What is multigenerational living?
A multigenerational home comprises at least three generations of a family living together. Often consisting of grandparents, parents and their children, families live in a multigenerational home for various reasons, whether for the financial benefits of sharing household bills or the ability to share caring duties (either for the older or younger generations).
For many, moving into a multigenerational household must be a considered choice; there are likely to be implications for the family’s relationship. Before making significant decisions, it's important to talk openly and honestly about your expectations and worries about living together. Multigenerational living should be life-enhancing, allowing families to build stronger bonds and share jobs around the home. In some cases, however, it can strain relationships and negatively affect the family.
That’s why we’ve created a compatibility test to determine whether now is the right time to move into a multigenerational home. Our quiz is designed to help you and your family members discover whether moving in together will be beneficial and open up conversations that could lead to a better living arrangement for the entire family.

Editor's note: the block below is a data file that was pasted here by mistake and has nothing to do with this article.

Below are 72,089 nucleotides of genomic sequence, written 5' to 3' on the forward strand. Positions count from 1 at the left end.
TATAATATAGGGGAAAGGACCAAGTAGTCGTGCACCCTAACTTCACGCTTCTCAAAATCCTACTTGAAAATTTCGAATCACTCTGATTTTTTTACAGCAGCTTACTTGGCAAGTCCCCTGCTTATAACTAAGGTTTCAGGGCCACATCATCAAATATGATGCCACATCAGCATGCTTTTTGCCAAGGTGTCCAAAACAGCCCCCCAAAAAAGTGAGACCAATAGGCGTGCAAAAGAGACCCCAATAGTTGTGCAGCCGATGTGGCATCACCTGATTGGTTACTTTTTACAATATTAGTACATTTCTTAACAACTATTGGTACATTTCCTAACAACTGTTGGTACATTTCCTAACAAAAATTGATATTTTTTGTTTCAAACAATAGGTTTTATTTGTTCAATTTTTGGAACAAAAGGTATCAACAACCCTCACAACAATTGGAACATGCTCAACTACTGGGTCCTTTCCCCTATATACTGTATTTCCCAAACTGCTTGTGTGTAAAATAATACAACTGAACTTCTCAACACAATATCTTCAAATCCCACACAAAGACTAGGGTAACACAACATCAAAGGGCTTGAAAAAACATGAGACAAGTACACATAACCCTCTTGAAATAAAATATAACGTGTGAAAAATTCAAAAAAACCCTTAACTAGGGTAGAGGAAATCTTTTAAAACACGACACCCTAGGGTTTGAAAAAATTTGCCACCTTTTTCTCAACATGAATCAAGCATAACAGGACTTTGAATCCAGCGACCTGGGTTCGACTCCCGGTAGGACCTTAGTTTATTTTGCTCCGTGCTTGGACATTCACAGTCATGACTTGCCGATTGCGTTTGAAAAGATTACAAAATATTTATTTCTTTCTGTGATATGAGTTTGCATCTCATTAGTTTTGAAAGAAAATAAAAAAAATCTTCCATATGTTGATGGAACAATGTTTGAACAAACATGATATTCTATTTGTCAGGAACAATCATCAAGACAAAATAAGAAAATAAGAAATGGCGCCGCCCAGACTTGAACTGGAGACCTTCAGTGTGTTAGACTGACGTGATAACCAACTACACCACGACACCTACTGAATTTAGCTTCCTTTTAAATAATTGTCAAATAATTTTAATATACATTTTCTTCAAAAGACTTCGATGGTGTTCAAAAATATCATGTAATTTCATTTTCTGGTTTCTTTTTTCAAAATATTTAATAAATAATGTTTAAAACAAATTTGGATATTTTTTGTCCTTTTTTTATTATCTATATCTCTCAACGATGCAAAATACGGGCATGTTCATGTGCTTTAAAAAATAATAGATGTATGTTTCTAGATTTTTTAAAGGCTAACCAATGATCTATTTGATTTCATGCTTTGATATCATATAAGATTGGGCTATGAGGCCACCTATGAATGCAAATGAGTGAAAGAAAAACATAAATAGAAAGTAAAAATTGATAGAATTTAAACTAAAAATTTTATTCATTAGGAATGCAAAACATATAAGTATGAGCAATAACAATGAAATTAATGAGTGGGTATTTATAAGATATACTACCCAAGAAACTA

Answer the following questions honestly and share with your wider family to find out whether you are on the same page, then compare answers and work towards finding the perfect ways of living in a multigenerational home that suits all your individual needs.
Q1. How do you feel about sharing common spaces (e.g., kitchen, living room) with other family members?
a) I’m completely comfortable sharing common spaces with others.
b) I’m okay with sharing common spaces as long as I have private space.
c) I prefer my own space and don't want to share common areas.
Q2. Would it be beneficial to share housing costs (e.g., utilities, council tax, groceries and mortgage) with other family members?
a) It would be very beneficial to share costs with family members.
b) I can afford my bills, but I wouldn’t be opposed to sharing them.
c) I’m happy with my household costs and prefer not to share bills with family members.
Q3. How do you feel about having additional help from family at home with childcare or elderly care?
a) It would be great to have extra support from family to look after my children and/or my elderly parents at home.
b)I wouldn’t want my family to feel pressured into sharing care responsibilities, but I’d appreciate the support.
c)The older generation of my family would not be able to care for my children due to their own caring needs, and/or vice versa.
d)This does not apply to me.
Q4. How do you feel about splitting household chores (e.g., extra dishes, larger laundry loads) with other family members?
a) I would love to share household chores with my family.
b) I would be hesitant to share household chores.
c) I have a particular way of doing my chores, and I wouldn’t feel comfortable sharing them with my family.